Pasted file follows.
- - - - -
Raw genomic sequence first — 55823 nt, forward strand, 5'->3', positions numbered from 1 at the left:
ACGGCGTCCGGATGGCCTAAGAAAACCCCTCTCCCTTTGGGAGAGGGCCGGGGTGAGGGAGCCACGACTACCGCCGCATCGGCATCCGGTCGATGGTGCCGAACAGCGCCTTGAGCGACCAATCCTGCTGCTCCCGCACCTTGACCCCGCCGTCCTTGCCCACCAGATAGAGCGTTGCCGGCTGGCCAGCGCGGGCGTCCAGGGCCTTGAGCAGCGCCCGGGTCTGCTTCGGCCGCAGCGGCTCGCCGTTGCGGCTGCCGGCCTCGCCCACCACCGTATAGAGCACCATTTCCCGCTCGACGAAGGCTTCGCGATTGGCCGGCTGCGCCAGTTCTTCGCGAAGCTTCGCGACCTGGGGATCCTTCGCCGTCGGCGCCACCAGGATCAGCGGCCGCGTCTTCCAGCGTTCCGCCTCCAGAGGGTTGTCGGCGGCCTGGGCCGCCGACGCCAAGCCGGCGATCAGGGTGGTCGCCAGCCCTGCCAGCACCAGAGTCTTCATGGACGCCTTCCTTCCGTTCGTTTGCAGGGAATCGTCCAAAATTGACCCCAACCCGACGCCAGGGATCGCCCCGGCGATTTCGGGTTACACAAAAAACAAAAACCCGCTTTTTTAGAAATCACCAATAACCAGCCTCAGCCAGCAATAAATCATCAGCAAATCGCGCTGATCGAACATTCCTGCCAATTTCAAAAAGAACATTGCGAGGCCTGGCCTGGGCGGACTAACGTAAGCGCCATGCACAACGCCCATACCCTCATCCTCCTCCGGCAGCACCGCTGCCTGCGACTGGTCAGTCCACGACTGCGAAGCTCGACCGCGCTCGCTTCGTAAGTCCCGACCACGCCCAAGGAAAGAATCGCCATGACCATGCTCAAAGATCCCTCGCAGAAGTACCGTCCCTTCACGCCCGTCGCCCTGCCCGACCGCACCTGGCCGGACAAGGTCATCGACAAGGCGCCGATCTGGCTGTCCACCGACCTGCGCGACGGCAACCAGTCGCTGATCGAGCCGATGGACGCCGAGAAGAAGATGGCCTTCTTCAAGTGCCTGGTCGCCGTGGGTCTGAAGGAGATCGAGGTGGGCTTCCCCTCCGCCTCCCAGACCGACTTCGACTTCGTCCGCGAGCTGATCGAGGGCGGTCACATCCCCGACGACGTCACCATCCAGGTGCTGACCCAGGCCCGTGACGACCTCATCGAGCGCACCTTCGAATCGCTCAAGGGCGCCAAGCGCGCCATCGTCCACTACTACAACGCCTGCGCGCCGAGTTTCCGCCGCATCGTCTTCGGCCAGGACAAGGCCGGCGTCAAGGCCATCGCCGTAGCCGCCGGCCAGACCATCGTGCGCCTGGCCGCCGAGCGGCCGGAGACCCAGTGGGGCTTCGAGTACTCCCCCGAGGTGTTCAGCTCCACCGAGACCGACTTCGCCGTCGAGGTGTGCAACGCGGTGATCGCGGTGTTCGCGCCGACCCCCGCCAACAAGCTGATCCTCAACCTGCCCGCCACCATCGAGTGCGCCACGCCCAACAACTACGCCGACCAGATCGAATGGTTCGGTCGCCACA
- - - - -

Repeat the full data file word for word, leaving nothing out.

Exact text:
Raw genomic sequence first — 55823 nt, forward strand, 5'->3', positions numbered from 1 at the left:
ACGGCGTCCGGATGGCCTAAGAAAACCCCTCTCCCTTTGGGAGAGGGCCGGGGTGAGGGAGCCACGACTACCGCCGCATCGGCATCCGGTCGATGGTGCCGAACAGCGCCTTGAGCGACCAATCCTGCTGCTCCCGCACCTTGACCCCGCCGTCCTTGCCCACCAGATAGAGCGTTGCCGGCTGGCCAGCGCGGGCGTCCAGGGCCTTGAGCAGCGCCCGGGTCTGCTTCGGCCGCAGCGGCTCGCCGTTGCGGCTGCCGGCCTCGCCCACCACCGTATAGAGCACCATTTCCCGCTCGACGAAGGCTTCGCGATTGGCCGGCTGCGCCAGTTCTTCGCGAAGCTTCGCGACCTGGGGATCCTTCGCCGTCGGCGCCACCAGGATCAGCGGCCGCGTCTTCCAGCGTTCCGCCTCCAGAGGGTTGTCGGCGGCCTGGGCCGCCGACGCCAAGCCGGCGATCAGGGTGGTCGCCAGCCCTGCCAGCACCAGAGTCTTCATGGACGCCTTCCTTCCGTTCGTTTGCAGGGAATCGTCCAAAATTGACCCCAACCCGACGCCAGGGATCGCCCCGGCGATTTCGGGTTACACAAAAAACAAAAACCCGCTTTTTTAGAAATCACCAATAACCAGCCTCAGCCAGCAATAAATCATCAGCAAATCGCGCTGATCGAACATTCCTGCCAATTTCAAAAAGAACATTGCGAGGCCTGGCCTGGGCGGACTAACGTAAGCGCCATGCACAACGCCCATACCCTCATCCTCCTCCGGCAGCACCGCTGCCTGCGACTGGTCAGTCCACGACTGCGAAGCTCGACCGCGCTCGCTTCGTAAGTCCCGACCACGCCCAAGGAAAGAATCGCCATGACCATGCTCAAAGATCCCTCGCAGAAGTACCGTCCCTTCACGCCCGTCGCCCTGCCCGACCGCACCTGGCCGGACAAGGTCATCGACAAGGCGCCGATCTGGCTGTCCACCGACCTGCGCGACGGCAACCAGTCGCTGATCGAGCCGATGGACGCCGAGAAGAAGATGGCCTTCTTCAAGTGCCTGGTCGCCGTGGGTCTGAAGGAGATCGAGGTGGGCTTCCCCTCCGCCTCCCAGACCGACTTCGACTTCGTCCGCGAGCTGATCGAGGGCGGTCACATCCCCGACGACGTCACCATCCAGGTGCTGACCCAGGCCCGTGACGACCTCATCGAGCGCACCTTCGAATCGCTCAAGGGCGCCAAGCGCGCCATCGTCCACTACTACAACGCCTGCGCGCCGAGTTTCCGCCGCATCGTCTTCGGCCAGGACAAGGCCGGCGTCAAGGCCATCGCCGTAGCCGCCGGCCAGACCATCGTGCGCCTGGCCGCCGAGCGGCCGGAGACCCAGTGGGGCTTCGAGTACTCCCCCGAGGTGTTCAGCTCCACCGAGACCGACTTCGCCGTCGAGGTGTGCAACGCGGTGATCGCGGTGTTCGCGCCGACCCCCGCCAACAAGCTGATCCTCAACCTGCCCGCCACCATCGAGTGCGCCACGCCCAACAACTACGCCGACCAGATCGAATGGTTCGGTCGCCACA